By Paul Rincon
BBC News Online science staff
Astronomers have found support for the existence of elusive medium-sized black holes, the journal Nature reports.
The X-ray sources are from galaxy M82, 11 million light-years away
They provide the link between two other types of black hole: so-called stellar-mass black holes and the supermassive ones that reside in galaxy centres.
Stellar-mass black holes are between two and 10 times the Sun's mass, while supermassive ones are between a million and a billion times the Sun's mass.
Simulations show medium-sized black holes can form in dense star clusters.
This computer modelling fits with observations made by Nasa's Chandra X-ray space telescope of the galaxy M82.
One X-ray source is associated with a cluster of young stars called MGG 11. Its brightness corresponds to that expected of an intermediate-mass black hole of 300-900 solar masses.
Collisions between stars in the flattened disc of spiral galaxies are very unlikely, because the spaces in between the stars are so great.
Stellar collisions are more likely to occur in clusters of new stars, where the more massive stars sink in towards the cluster's core, collide and merge.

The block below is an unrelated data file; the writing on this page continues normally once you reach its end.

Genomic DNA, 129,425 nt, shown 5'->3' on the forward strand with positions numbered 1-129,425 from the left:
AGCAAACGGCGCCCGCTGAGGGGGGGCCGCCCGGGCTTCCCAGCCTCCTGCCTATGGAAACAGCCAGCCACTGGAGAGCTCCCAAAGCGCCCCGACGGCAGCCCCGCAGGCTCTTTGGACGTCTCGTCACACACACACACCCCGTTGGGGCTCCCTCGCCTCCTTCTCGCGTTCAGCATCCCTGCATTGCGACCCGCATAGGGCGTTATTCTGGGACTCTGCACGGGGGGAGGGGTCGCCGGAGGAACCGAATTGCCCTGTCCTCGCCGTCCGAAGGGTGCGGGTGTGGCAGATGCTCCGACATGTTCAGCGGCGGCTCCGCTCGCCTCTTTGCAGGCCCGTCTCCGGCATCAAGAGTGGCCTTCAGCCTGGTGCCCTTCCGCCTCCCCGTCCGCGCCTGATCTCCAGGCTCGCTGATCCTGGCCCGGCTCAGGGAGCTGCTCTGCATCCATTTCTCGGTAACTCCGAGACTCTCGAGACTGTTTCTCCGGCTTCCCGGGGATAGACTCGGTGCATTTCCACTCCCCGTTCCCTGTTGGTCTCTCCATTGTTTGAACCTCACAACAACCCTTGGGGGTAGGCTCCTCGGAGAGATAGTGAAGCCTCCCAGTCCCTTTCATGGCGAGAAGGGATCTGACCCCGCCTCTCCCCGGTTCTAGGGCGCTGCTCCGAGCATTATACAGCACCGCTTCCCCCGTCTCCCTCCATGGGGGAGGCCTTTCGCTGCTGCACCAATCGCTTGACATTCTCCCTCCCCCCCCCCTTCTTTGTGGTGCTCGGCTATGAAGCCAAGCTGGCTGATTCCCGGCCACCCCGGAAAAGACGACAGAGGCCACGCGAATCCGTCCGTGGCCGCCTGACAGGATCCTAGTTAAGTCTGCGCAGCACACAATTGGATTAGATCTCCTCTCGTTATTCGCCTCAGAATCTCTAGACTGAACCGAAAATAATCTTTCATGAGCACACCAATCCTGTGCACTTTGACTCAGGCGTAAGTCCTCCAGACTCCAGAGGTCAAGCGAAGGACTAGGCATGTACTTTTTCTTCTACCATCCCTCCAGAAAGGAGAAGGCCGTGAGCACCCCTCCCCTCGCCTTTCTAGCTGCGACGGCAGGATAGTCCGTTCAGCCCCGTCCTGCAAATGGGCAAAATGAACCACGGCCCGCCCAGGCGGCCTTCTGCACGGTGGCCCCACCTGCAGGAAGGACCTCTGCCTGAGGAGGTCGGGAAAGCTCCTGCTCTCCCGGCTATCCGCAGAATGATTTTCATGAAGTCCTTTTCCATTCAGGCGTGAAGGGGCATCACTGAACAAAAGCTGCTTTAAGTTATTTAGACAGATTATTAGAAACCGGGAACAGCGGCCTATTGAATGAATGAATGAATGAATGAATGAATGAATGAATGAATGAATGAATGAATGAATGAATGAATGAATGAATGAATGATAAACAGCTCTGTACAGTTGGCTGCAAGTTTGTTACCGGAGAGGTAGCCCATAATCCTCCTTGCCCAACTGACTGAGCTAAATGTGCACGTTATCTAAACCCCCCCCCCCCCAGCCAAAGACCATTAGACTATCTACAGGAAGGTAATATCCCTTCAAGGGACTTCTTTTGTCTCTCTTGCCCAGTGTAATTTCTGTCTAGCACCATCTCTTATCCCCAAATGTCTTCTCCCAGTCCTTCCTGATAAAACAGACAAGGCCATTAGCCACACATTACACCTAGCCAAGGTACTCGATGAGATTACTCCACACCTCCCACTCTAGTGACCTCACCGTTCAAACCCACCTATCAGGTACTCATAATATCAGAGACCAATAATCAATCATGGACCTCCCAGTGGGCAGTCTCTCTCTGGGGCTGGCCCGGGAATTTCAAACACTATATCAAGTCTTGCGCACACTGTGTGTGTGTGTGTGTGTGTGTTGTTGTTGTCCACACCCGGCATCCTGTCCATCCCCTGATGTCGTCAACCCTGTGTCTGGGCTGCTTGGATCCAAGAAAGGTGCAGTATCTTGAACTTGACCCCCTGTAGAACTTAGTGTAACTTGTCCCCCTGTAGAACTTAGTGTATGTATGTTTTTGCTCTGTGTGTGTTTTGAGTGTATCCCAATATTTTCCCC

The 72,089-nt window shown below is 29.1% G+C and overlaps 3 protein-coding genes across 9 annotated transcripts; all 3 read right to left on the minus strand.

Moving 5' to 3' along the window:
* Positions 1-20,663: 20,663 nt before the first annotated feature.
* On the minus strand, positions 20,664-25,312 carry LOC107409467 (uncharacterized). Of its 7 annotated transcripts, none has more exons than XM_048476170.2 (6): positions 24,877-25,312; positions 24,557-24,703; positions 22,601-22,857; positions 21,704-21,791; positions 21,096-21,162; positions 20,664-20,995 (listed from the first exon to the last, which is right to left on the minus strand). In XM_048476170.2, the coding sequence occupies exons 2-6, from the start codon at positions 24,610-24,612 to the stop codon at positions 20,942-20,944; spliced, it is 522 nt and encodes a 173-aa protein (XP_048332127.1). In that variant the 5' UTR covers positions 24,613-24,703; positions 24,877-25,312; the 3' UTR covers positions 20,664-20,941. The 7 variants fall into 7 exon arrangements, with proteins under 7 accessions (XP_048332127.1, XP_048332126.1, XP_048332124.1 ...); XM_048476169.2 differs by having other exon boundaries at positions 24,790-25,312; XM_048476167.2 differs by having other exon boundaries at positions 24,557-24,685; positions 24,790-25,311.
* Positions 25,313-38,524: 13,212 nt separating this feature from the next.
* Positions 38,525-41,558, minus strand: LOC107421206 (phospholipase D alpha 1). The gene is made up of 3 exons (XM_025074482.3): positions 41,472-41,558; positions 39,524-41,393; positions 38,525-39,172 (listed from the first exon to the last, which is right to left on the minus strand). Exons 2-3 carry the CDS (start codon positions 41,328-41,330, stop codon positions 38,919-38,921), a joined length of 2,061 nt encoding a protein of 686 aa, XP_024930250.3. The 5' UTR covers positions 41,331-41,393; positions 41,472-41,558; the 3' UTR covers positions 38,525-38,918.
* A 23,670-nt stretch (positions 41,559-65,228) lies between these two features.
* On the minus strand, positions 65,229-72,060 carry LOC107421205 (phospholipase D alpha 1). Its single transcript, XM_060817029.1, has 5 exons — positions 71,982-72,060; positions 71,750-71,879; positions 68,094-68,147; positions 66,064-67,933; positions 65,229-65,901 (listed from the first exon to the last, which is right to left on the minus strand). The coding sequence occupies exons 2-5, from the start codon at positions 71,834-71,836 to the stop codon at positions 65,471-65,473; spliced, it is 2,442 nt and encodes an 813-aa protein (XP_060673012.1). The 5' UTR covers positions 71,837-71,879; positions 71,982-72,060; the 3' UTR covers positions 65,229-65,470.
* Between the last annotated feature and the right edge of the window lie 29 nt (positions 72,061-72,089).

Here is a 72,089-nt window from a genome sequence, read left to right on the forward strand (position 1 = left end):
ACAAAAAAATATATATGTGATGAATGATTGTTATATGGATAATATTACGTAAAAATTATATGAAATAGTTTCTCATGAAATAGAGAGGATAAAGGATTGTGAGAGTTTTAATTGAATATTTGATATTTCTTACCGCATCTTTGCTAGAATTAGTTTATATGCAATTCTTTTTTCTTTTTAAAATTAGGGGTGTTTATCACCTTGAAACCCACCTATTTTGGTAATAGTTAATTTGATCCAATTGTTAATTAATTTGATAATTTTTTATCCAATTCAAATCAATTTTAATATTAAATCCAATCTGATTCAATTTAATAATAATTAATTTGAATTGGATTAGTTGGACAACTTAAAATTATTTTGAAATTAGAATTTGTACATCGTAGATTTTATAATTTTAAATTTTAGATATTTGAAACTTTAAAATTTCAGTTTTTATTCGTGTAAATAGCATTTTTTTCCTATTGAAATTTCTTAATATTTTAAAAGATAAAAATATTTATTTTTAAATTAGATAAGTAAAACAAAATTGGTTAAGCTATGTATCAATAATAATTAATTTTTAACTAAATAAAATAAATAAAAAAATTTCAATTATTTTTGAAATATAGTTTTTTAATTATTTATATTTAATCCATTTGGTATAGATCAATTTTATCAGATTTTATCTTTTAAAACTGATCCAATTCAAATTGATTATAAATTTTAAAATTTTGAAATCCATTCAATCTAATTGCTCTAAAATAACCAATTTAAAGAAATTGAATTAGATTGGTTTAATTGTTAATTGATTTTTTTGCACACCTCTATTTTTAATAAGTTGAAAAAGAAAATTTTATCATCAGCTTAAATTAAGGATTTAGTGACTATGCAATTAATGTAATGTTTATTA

Simon Portegies Zwart, of the University of Amsterdam, Netherlands, and colleagues ran computer simulations using MGG 11 as their model.
They demonstrated that repeated collisions between stars could produce a so-called "runaway star" with increasing mass.
Once those stars exceed 260 solar masses, they collapsed to form black holes without a significant loss of their mass.
The researchers believe that this process may produce medium-sized black holes of between about 100 and 1,000 solar masses.
Some also believe it could provide a foundation for the formation of supermassive black holes.
"The result is tantalising - this could well be how the building blocks of supermassive black holes formed," says Nate McCrady, from the University of California at Berkeley, US.